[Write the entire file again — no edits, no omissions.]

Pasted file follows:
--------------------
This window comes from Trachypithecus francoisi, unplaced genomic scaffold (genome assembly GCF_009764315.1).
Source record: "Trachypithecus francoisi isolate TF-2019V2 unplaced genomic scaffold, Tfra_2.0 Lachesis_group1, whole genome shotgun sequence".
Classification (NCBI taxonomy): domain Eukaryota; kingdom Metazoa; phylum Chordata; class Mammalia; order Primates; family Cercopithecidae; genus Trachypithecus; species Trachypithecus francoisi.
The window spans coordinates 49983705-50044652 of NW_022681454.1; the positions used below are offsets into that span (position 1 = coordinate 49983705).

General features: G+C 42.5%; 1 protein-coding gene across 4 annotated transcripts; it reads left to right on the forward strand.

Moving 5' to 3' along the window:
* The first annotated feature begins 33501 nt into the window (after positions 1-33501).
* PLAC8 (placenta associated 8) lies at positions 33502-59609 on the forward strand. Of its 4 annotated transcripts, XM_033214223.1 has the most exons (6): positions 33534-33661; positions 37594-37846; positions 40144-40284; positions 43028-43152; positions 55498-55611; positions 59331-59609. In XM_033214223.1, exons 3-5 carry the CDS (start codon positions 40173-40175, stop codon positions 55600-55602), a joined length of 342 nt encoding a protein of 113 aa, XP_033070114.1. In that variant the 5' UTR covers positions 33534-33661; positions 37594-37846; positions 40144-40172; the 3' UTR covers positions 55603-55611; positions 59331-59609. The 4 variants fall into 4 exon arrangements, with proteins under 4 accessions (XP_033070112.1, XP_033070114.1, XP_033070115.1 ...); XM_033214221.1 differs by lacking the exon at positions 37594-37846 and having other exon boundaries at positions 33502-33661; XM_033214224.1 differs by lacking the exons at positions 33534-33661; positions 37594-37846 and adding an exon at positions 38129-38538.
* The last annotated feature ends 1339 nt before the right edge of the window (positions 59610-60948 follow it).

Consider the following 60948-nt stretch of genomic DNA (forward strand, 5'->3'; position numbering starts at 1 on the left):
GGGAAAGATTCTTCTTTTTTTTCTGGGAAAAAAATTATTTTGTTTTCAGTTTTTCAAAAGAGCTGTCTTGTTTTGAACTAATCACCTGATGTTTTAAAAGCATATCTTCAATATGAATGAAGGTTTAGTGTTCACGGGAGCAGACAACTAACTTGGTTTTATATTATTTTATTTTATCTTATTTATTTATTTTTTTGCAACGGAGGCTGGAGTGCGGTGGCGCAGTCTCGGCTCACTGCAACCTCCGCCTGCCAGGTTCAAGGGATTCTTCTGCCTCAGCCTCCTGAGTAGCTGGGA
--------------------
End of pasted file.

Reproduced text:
This window comes from Trachypithecus francoisi, unplaced genomic scaffold (genome assembly GCF_009764315.1).
Source record: "Trachypithecus francoisi isolate TF-2019V2 unplaced genomic scaffold, Tfra_2.0 Lachesis_group1, whole genome shotgun sequence".
Classification (NCBI taxonomy): domain Eukaryota; kingdom Metazoa; phylum Chordata; class Mammalia; order Primates; family Cercopithecidae; genus Trachypithecus; species Trachypithecus francoisi.
The window spans coordinates 49983705-50044652 of NW_022681454.1; the positions used below are offsets into that span (position 1 = coordinate 49983705).

General features: G+C 42.5%; 1 protein-coding gene across 4 annotated transcripts; it reads left to right on the forward strand.

Moving 5' to 3' along the window:
* The first annotated feature begins 33501 nt into the window (after positions 1-33501).
* PLAC8 (placenta associated 8) lies at positions 33502-59609 on the forward strand. Of its 4 annotated transcripts, XM_033214223.1 has the most exons (6): positions 33534-33661; positions 37594-37846; positions 40144-40284; positions 43028-43152; positions 55498-55611; positions 59331-59609. In XM_033214223.1, exons 3-5 carry the CDS (start codon positions 40173-40175, stop codon positions 55600-55602), a joined length of 342 nt encoding a protein of 113 aa, XP_033070114.1. In that variant the 5' UTR covers positions 33534-33661; positions 37594-37846; positions 40144-40172; the 3' UTR covers positions 55603-55611; positions 59331-59609. The 4 variants fall into 4 exon arrangements, with proteins under 4 accessions (XP_033070112.1, XP_033070114.1, XP_033070115.1 ...); XM_033214221.1 differs by lacking the exon at positions 37594-37846 and having other exon boundaries at positions 33502-33661; XM_033214224.1 differs by lacking the exons at positions 33534-33661; positions 37594-37846 and adding an exon at positions 38129-38538.
* The last annotated feature ends 1339 nt before the right edge of the window (positions 59610-60948 follow it).

Consider the following 60948-nt stretch of genomic DNA (forward strand, 5'->3'; position numbering starts at 1 on the left):
GGGAAAGATTCTTCTTTTTTTTCTGGGAAAAAAATTATTTTGTTTTCAGTTTTTCAAAAGAGCTGTCTTGTTTTGAACTAATCACCTGATGTTTTAAAAGCATATCTTCAATATGAATGAAGGTTTAGTGTTCACGGGAGCAGACAACTAACTTGGTTTTATATTATTTTATTTTATCTTATTTATTTATTTTTTTGCAACGGAGGCTGGAGTGCGGTGGCGCAGTCTCGGCTCACTGCAACCTCCGCCTGCCAGGTTCAAGGGATTCTTCTGCCTCAGCCTCCTGAGTAGCTGGGA